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The Advent of Modern Milling

Manufacturers: Seck Brothers

What follows is a slightly edited article written by Mildred Cookson, reproduced here with her permission, that was first published in Milling and Grain in August 2016: 

The Miller, 7 December, 1885 published a detailed description of this important German firm and I have supplemented this report with material from a newly acquired 1920 catalogue and modern photographs of a Seck mill kindly donated by the Director of the Robinson Brewery in Stockport, where the machine had been in use for at least 83 years up until 2012. The mill remains a showpiece treasure, much admired by visitors to the brewery. Messrs Seck Brothers traded from 41 Seething Lane in London but their works were at Darmstadt and Oberursel in Germany.

Early days

The founder of the firm, milling engineer, Wilhelm Seck, set up his factory in 1865 at Bockenheim near Frankfurt, where he manufactured his successful smutter and decorticating machine. This apparatus, popular both on the continent and in the UK, continued to feature prominently in the Seck range of machines. In 1870 Wilhelm took into partnership his two brothers, Charles and Christian and the new firm flourished. The amazing steps forward in the art and science of milling, after a long, almost dormant, period suddenly brought a demand for new tools, which engineers such as the Secks, could make and supply. The brothers, all originally millwrights, devoted themselves to the production and perfection of these “with rare energy and perseverance”.

Not the least important of their machines was a semolina and middlings purifier, invented by Wilhelm, apparently before the partnership was formed. The Seck “Reform” purifier was immediately successful, especially on the Continent, and was fitted into a great number of German and Austro-Hungarian mills. Henry (Heinrich) Simon, who set up in Manchester as an engineer and developed the first complete automatic mill in England, was allowed to use Seck’s Reform trademark on the “Henry Simon New Reform Purifier”. Although Seck had had teething problems during the initial trials of the Reform, of the 120 ones sold within two years over a hundred were bought by Simon.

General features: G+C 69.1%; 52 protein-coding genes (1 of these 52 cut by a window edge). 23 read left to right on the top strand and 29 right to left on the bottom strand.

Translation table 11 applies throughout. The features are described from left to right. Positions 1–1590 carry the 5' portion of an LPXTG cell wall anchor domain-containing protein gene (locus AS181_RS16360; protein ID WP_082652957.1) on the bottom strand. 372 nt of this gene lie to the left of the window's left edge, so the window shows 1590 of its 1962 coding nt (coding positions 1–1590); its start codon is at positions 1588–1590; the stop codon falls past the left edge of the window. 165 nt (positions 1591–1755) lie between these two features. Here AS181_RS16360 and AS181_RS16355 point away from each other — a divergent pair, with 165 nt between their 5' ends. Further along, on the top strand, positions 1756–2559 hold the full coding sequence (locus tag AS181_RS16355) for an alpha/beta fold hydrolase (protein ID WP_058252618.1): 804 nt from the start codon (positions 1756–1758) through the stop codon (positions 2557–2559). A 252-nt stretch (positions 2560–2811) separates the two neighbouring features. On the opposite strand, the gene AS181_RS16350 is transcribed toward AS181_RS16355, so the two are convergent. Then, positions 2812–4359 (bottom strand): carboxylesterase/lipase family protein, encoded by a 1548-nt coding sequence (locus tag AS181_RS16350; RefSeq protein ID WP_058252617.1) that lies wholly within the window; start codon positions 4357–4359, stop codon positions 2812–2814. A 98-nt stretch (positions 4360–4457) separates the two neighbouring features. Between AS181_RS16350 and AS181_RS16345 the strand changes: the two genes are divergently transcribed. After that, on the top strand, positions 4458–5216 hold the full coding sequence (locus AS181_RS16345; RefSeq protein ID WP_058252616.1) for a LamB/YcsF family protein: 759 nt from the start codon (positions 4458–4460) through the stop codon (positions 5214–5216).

In 1874 a branch of the firm was opened in Dresden, but later this was separated from the parent and became a distinct firm run by Charles and Christian, while the old business at Bockenheim was carried on under the direction of Wilhelm alone. Four years later, Wilhelm went into partnership with E. H. Blumenthal, and the works were significantly extended to specialise in casting chilled iron rollers. Even then, the firm was aware of the important part which the roller was about to play in the manufacture of flour and their foresight brought its own rewards. Mr Blumenthal, an important person in the firm, was responsible for orders from the United Kingdom and British Colonies. He regular visited British and Empire millers and could judge their wants and needs. 

The Seck system